Taking aim at an even younger cohort are the Infocomm Clubs, which are set up in schools to inspire young minds to explore the exciting possibilities of infocomm and the opportunities that await them should they take up a career in the infocomm industry. Since the launch in 2006, the number of Infocomm Clubs has grown to over 200, with an 8,000-strong membership spread across primary and secondary schools and junior colleges.
Bridging the digital divide
While it is important to nurture top-tier talent to spearhead the growth of Singapore's infocomm industry, there is an equally strong onus on the infocomm community to ensure that the benefits of technology percolate into different segments of the society.
|The Infocomm Accessibility Centre aims to train 4,000 people by 2010.
Reaching out to a different set of demographics are programmes aimed at bridging the digital divide in Singapore. These initiatives are targeted at those who may have difficulty accessing or making use of infocomm resources. Speaking in Parliament in February 2008, Dr Vivian Balakrishnan, Minister for Community Development, Youth and Sports said S$43 million will be invested in these efforts over the next five years.
One such initiative is the setting up of Singapore's first dedicated pan-disability training centre which will enable people with disabilities to pick up IT skills. Launched in July 2008, the Infocomm Accessibility Centre aims to train 4,000 people by 2010.
The 600 sq m facility is set within the premises of the Society for the Physically Disabled. The centre is equipped with a range of computer accessibility tools that make it possible for those with physical, sensory and developmental disabilities to pick up basic computing skills like word processing and industry-relevant skills such as digital imaging and graphic design. These include large-key keyboards and communication devices using eye-tracking technology for those with physical disabilities, zoomtext software and Braille note takers for the visually handicapped and sound amplifiers for the hearing impaired.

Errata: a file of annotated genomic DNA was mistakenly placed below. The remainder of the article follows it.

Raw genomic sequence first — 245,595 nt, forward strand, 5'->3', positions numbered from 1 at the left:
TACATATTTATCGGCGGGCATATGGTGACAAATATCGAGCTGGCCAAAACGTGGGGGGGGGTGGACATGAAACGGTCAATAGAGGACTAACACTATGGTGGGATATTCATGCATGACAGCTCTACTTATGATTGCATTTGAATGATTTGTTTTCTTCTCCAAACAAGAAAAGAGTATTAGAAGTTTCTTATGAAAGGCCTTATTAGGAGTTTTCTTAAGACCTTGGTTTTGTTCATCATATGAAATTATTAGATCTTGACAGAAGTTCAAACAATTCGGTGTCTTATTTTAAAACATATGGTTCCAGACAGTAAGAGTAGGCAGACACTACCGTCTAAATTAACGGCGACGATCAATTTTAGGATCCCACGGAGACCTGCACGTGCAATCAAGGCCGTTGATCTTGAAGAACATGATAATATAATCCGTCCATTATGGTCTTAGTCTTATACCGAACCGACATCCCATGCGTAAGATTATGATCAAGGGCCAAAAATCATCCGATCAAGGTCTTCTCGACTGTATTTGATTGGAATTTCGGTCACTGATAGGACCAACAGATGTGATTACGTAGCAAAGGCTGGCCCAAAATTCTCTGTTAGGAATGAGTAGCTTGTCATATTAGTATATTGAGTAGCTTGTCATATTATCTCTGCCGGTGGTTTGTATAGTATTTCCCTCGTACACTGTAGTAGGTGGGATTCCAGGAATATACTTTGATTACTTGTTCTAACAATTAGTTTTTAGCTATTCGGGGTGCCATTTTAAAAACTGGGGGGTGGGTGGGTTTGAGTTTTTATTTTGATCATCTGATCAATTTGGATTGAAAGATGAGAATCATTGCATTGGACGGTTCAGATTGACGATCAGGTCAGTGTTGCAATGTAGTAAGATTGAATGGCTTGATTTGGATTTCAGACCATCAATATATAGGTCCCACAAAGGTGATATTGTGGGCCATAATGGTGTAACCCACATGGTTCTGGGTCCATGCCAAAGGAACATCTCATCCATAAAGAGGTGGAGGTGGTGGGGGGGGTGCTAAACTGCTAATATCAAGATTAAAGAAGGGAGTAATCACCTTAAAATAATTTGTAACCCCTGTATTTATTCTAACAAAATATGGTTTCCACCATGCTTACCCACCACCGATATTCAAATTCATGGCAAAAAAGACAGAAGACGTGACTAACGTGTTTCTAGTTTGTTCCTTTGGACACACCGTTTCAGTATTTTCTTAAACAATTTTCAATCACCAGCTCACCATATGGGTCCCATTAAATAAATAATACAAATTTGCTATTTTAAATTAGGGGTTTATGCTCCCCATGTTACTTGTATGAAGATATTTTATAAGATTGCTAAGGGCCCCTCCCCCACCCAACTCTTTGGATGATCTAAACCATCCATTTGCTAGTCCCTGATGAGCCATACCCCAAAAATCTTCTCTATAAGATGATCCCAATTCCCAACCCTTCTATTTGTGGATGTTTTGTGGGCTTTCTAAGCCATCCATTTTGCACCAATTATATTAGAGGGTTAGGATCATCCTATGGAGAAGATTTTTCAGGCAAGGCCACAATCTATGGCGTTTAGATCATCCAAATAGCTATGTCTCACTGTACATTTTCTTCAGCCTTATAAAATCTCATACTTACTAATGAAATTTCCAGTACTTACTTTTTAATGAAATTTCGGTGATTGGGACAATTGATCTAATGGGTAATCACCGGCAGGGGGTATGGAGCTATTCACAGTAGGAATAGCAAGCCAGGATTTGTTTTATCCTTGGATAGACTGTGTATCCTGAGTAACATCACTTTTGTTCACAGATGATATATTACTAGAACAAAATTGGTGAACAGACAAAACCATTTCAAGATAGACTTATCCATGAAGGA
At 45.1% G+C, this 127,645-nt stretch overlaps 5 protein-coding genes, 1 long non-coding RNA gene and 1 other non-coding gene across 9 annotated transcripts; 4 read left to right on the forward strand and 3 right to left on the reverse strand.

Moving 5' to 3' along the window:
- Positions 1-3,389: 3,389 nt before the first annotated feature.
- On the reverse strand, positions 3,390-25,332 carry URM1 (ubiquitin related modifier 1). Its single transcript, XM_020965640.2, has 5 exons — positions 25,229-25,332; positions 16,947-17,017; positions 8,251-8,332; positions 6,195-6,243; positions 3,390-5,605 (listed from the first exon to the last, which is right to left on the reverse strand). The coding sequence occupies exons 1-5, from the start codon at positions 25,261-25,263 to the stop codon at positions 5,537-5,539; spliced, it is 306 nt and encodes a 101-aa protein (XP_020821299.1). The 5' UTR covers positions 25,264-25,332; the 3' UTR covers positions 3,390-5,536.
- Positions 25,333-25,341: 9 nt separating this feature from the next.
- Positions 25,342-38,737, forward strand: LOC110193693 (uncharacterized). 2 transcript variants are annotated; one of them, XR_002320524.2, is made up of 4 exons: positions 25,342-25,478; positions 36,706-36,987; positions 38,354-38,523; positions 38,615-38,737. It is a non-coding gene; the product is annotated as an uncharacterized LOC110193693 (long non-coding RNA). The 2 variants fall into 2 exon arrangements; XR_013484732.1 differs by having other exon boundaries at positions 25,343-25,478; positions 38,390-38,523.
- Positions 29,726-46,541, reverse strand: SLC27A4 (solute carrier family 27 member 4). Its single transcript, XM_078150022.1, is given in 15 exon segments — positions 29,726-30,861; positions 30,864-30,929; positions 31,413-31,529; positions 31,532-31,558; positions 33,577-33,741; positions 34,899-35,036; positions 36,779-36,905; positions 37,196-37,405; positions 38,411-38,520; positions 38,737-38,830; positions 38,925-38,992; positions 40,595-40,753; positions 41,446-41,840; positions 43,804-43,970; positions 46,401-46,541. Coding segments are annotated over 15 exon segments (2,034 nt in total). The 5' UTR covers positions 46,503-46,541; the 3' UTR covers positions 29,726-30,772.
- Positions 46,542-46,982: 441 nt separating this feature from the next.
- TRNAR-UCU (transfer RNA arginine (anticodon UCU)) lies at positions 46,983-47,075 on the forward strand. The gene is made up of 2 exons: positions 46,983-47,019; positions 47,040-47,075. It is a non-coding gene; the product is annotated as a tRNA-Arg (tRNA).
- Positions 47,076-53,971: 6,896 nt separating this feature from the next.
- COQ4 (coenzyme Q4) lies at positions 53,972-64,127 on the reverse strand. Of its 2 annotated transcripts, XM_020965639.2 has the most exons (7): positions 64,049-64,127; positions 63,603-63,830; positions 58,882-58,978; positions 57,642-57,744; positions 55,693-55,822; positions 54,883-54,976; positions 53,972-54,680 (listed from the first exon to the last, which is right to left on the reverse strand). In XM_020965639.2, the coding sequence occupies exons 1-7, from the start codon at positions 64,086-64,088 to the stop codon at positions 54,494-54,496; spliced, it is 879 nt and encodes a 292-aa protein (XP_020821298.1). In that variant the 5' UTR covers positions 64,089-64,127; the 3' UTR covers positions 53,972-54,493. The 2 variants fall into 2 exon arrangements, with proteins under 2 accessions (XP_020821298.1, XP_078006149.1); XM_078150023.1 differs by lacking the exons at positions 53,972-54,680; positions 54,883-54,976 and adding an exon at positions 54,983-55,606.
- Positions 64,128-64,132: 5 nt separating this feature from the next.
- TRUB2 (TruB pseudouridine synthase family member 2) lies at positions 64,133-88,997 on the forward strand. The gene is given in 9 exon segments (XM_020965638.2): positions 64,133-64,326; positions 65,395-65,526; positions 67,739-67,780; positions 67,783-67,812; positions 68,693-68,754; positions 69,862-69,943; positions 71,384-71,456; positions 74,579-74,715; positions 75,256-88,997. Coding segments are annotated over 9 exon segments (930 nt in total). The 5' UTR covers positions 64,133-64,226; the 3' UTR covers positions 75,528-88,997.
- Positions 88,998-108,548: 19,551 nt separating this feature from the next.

Trainees will have an individualised training plan based on prior personal assessment and appraisal. After completing the IT course, those with the aptitude and capability may progress to the IT Apprenticeship Programme which incorporates competency training, internship placements and engagement in commercial projects to prepare the trainees for employment in the open market.
In a separate initiative, two new infocomm learning hubs, called the Silver Infocomm Junctions (SIJ), were opened in November 2008 to further promote infocomm literacy among senior citizens.
Located at the Chinese Development Assistance Council (CDAC) Multi-Service Centre in Bukit Panjang and at the Marine Parade Family Service Centre (MPFSC), the two new learning hubs are in addition to the first SIJ set up last year at the RSVP Singapore in Bishan. In all, IDA is aiming to set up eight such centres in the heartlands for senior citizens by 2010.
IDA has also engaged RSVP Singapore and MPFSC to jointly develop a new set of bilingual (English and Chinese) infocomm curriculum to increase infocomm literacy among senior citizens. There are two tracks, iBEGIN and iLIVE, for senior citizens to learn basic infocomm and digital lifestyle skills, respectively.
Tackling the digital divide on yet another front, Dr Balakrishnan also said IDA will accelerate its enhanced NEU PC Plus Programme, which was launched in 2006 to provide highly-subsidised computers and Internet access to low-income families. In his Parliament address in February, he noted that some 4,200 families have taken advantage of this programme to date. IDA has also set up the iNSPIRE Fund which will allow needy students to perform community service in lieu of co-payment. The schemes will contribute to iN2015's goal of having all families with school-going children to own a PC by 2015.
Acknowledging concerns by fellow Members of Parliament over the potential divide between the digital haves and have-nots, he said, "We are aware of this and we do not intend to let a digital divide exist in Singapore."